1. Introduction: What is Logic? is, at least in its origins, the study of reasoning as used in . Mathematical reasoning is deductive — that is, it consists of drawing (correct) conclusions from given hypotheses. Thus the basic is that of a being a of some other statements. In ordinary mathematical English the use of “therefore” customarily indicates that the following statement is a consequence of what comes before. For example: Every is either odd or even. 7 is not even. Therefore 7 is odd. To be a logical consequence the conclusion should not only be true (sup- posing the hypotheses to be true) but this should depend only on the “logical structure” of the statements — in this example, only on the meanings of “ev- ery”, “or” and “not”, but not on the meanings of “integer” “even”, “odd”, or “7”. For example, consider the following: Some are odd. Some integers are . Therefore some integers are both odd and prime. Although the conclusion is true this is not a valid example of a logical con- since the conclusion fails, although the hypotheses hold, if “prime” is replaced by “even”. To capture this aspect of logical consequence we will work in lan- guages in which the “non-logical” symbols do not have a fixed meaning. A formal determines a collection of sentences amd also a of interpretations for the language. Each sentence of the formal langauge is ei- ther true or in each , and we will define a sentence to be a logical consequence of a of hypotheses if it is true in every interpretation which makes all of the hypotheses true. Now, a (or deduction, the term we will use in dealing with formal ) is an following certain specified rules. To be sound, the rules should guarantee that the proved are in logical consequnces of the hypotheses assumed. The rules used must be explicitly and completely specified, so that it is possible to mechanically check whether a sequence of steps is really a proof. The goal of mathematics is to show that certain statements (sentences) are true of some particular structure, or of each structure in some collection 1 2 DAVID W. KUEKER of structures. For example |a + b| ≤ |a| + |b| is true in the real , but more generally true of any structure satisfying certain . The obvious question is: do proofs enable us to derive all sentences true of the structure, or collection of structures, in question? Of course this will depend on the involved. Kurt G¨odel gave two contrasting answers to this question, for first languages. The first answer is the following: 1. (The Theorem) Let Σ be a set of first order sentences, and let θ be a first order sentence. Then θ is true in every model of Σ iff θ has a proof from Σ (in a proof system depending only on the language). But what if you want to know whether a sentence is true in some specific , such as the integers? His answer was the following surprising : Theorem 2. (The Incompleteness Theorem) There is no axiomatic proof system strong enough to prove precisely the true sentences about on the integers. Our goal in this course is to explain and prove these two .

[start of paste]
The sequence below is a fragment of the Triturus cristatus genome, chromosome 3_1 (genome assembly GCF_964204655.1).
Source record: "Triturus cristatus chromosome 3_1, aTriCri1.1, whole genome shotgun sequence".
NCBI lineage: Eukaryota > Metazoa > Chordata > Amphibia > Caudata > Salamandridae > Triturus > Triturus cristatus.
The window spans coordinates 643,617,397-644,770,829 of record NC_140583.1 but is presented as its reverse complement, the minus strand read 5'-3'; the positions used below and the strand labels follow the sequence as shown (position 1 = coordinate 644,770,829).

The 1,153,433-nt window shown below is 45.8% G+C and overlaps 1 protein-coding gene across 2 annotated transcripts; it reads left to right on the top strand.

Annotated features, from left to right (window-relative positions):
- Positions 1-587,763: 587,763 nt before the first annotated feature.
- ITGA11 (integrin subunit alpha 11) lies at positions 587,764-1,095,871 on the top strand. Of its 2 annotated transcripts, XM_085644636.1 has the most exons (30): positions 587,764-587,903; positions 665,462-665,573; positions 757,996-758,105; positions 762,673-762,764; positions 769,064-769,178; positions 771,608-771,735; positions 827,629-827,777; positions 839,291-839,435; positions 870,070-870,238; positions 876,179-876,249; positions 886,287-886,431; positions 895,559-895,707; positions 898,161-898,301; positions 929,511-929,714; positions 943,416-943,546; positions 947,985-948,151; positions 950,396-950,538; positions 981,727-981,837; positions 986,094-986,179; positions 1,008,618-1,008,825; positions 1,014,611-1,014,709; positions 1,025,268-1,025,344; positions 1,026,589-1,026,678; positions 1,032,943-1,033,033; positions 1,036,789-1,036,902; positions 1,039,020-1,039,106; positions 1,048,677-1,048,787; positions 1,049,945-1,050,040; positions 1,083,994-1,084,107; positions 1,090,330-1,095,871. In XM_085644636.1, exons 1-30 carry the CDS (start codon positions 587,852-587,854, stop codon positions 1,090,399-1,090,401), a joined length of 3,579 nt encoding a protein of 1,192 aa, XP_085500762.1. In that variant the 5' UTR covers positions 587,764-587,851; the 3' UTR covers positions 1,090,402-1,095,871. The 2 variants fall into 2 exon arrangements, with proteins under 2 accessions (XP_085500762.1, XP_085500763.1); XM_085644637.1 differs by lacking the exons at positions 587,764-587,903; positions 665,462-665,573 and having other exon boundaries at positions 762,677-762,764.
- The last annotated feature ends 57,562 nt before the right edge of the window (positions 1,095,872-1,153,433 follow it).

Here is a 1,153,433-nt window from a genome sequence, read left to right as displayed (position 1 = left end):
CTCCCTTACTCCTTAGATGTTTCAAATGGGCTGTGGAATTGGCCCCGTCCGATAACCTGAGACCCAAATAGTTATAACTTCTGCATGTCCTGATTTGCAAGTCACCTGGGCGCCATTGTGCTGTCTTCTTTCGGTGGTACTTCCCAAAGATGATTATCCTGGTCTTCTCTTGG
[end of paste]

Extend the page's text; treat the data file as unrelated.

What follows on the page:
2. Outline Although our main interest is in first order languages, we first study a simpler formal language, called sentential logic. We will define sentences, interpretations, logical consequence, and a proof system for sentential logic, and prove the Completeness Theorem (for sentential logic). This is the content of Chapter 1. In Chapter 2 we introduce first order languages, and in Chapter 3 we prove G¨odel’s Completeness Theorem. In Chapter 4 we discuss and , and in Chapter 5 we use this material to prove G¨odel’s Incompleteness Theorem.

3. What is Mathematical Logic?, by J. Crossley and others, is recommended reading. Chapter 1 is interesting for background, Chapter 2 covers the Completeness Theorem, although background in first order logic (for ex- ample from Chapter 2 of these Notes) is required, and Chapters 4 and 5 correspond to Chapters 4 and 5 of these notes, but here too we supply much necessary background. There are (too) many texts on mathematical logic. One stan- dard is Enderton’s A Mathematical Introduction to Logic, which covers all of the material in these notes more thoroughly, and in greater depth.